- Define artificial selection
It is important to note that natural selection is not the only way that species evolve. In particular, humans can have quite drastic impacts on species’ characteristics, especially in organisms with agricultural or economic benefit.
Artificial selection (also known as selective breeding) is the process by which humans use animal breeding and plant breeding to selectively develop particular phenotypic traits (characteristics) by choosing which typically animal or plant males and females will sexually reproduce and have offspring together. Domesticated animals are known as breeds, normally bred by a professional breeder, while domesticated plants are known as varieties, cultigens, or cultivars. Two purebred animals of different breeds produce a crossbreed, and crossbred plants are called hybrids. Flowers, vegetables and fruit-trees may be bred by amateurs and commercial or non-commercial professionals: major crops are usually the provenance of the professionals.
There are two approaches or types of artificial selection. First is the traditional “breeder’s approach” in which the breeder or experimenter applies “a known amount of selection to a single phenotypic trait” by examining the chosen trait and choosing to breed only those that exhibit higher or “extreme values” of that trait. The second is called “controlled natural selection,” which is essentially natural selection in a controlled environment. In this, the breeder does not choose which individuals being tested “survive or reproduce,” as they could in the traditional approach. There are also “selection experiments,” which is a third approach and these are conducted in order to determine the “strength of natural selection in the wild.” However, this is more often an observational approach as opposed to an experimental approach.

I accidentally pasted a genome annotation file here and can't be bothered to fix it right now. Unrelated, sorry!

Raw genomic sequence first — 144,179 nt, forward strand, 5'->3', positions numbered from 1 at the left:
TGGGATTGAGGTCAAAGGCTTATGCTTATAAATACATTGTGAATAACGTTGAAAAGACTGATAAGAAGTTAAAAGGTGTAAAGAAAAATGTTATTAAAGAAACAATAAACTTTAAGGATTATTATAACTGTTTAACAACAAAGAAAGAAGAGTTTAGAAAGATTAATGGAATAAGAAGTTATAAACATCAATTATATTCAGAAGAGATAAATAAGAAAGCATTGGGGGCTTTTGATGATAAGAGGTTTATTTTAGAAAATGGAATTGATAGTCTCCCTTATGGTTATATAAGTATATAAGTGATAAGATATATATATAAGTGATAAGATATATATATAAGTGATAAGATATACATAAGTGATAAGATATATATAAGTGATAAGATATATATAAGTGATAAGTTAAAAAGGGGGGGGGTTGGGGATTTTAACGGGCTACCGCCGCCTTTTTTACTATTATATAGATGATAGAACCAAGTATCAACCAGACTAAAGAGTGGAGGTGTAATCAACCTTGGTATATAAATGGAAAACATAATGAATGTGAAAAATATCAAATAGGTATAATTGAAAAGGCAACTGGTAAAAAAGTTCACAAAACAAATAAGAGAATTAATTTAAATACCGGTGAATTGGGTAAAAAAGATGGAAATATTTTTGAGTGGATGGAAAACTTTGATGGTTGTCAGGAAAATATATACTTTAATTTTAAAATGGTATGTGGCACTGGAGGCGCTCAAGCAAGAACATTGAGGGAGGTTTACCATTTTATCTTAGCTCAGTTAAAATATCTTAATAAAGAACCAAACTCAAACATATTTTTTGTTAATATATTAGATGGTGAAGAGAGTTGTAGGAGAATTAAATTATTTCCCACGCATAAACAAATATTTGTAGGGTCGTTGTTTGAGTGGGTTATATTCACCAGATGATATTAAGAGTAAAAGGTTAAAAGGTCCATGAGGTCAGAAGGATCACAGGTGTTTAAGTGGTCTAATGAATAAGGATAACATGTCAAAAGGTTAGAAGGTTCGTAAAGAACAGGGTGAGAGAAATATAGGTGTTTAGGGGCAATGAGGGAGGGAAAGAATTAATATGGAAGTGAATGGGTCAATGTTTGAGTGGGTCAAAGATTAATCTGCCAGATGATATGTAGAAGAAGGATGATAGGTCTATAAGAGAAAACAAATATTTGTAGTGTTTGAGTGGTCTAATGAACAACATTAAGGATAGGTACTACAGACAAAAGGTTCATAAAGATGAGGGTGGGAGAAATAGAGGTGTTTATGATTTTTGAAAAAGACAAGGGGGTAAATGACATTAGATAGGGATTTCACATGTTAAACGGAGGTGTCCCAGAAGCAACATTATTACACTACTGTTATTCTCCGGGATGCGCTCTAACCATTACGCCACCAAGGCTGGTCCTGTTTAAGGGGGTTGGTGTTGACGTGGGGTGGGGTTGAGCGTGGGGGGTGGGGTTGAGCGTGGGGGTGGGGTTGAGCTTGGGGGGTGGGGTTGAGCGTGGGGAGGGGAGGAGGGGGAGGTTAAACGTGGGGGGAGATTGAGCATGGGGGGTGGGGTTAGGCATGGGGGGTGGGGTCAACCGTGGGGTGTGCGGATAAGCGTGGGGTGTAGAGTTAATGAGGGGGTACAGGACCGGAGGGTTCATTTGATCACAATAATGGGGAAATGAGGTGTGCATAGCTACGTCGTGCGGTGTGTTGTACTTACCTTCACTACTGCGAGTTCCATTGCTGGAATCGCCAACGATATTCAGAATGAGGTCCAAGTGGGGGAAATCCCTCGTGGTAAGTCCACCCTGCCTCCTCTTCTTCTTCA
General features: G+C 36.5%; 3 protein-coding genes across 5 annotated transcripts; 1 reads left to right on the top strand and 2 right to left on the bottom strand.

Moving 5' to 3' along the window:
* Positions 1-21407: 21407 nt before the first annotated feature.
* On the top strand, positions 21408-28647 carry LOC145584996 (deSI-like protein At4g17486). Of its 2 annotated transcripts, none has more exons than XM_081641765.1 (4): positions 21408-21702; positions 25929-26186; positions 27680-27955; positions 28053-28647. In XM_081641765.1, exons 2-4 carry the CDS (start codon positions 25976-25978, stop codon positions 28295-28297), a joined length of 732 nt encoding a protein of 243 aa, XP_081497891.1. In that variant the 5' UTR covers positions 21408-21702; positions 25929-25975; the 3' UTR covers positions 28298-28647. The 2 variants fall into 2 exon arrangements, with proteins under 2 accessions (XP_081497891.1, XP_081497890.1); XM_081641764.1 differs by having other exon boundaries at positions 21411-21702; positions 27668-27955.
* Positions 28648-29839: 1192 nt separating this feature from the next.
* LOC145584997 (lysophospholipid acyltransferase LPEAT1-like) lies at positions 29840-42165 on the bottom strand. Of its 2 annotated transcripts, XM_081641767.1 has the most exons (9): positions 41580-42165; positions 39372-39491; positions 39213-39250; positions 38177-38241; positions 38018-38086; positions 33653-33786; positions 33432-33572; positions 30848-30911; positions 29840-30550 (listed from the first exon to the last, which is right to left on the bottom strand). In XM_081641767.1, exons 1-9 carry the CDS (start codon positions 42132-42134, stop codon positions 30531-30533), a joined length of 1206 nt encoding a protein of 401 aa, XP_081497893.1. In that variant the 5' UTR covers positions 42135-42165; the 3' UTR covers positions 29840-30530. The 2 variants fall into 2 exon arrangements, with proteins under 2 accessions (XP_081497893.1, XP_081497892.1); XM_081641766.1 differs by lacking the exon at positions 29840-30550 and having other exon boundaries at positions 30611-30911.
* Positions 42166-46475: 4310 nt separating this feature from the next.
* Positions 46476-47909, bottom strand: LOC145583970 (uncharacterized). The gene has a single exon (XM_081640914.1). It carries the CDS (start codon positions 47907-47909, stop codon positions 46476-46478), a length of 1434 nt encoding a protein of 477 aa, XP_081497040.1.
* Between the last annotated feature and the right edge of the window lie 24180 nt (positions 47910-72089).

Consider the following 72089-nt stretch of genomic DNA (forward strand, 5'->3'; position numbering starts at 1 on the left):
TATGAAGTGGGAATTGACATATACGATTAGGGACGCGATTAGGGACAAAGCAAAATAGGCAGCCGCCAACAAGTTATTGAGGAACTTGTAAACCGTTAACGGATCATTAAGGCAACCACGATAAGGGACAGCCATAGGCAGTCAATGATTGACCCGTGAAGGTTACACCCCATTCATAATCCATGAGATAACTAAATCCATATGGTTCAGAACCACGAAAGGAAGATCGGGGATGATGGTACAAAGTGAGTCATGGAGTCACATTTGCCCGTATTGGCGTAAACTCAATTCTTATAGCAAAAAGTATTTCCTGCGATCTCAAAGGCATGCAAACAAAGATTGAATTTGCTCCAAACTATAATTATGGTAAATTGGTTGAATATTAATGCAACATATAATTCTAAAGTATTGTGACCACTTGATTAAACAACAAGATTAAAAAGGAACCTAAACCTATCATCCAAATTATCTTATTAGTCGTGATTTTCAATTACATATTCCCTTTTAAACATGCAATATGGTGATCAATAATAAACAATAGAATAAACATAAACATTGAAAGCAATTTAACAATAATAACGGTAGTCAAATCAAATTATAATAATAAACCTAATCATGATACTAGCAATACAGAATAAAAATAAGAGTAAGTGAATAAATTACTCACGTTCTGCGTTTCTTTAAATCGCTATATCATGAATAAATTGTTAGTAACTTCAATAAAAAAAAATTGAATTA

In animal breeding, techniques such as inbreeding, linebreeding, and outcrossing are utilized. In plant breeding, similar methods are used. Charles Darwin discussed how artificial selection had been successful in producing change over time in his 1859 book, On the Origin of Species. Its first chapter discusses artificial selection and domestication of such animals as pigeons, cats, cattle, and dogs. Darwin used artificial selection as a springboard to introduce and support the theory of natural selection.
The deliberate exploitation of artificial selection to produce desired results has become very common in agriculture and experimental biology.
Artificial selection can be unintentional, e.g., resulting from the process of human cultivation; and it may also produce unintended—desirable or undesirable—results. For example, in some grains, an increase in seed size may have resulted from certain ploughing practices rather than from the intentional selection of larger seeds. Most likely, there has been an interdependence between natural and artificial factors that have resulted in plant domestication.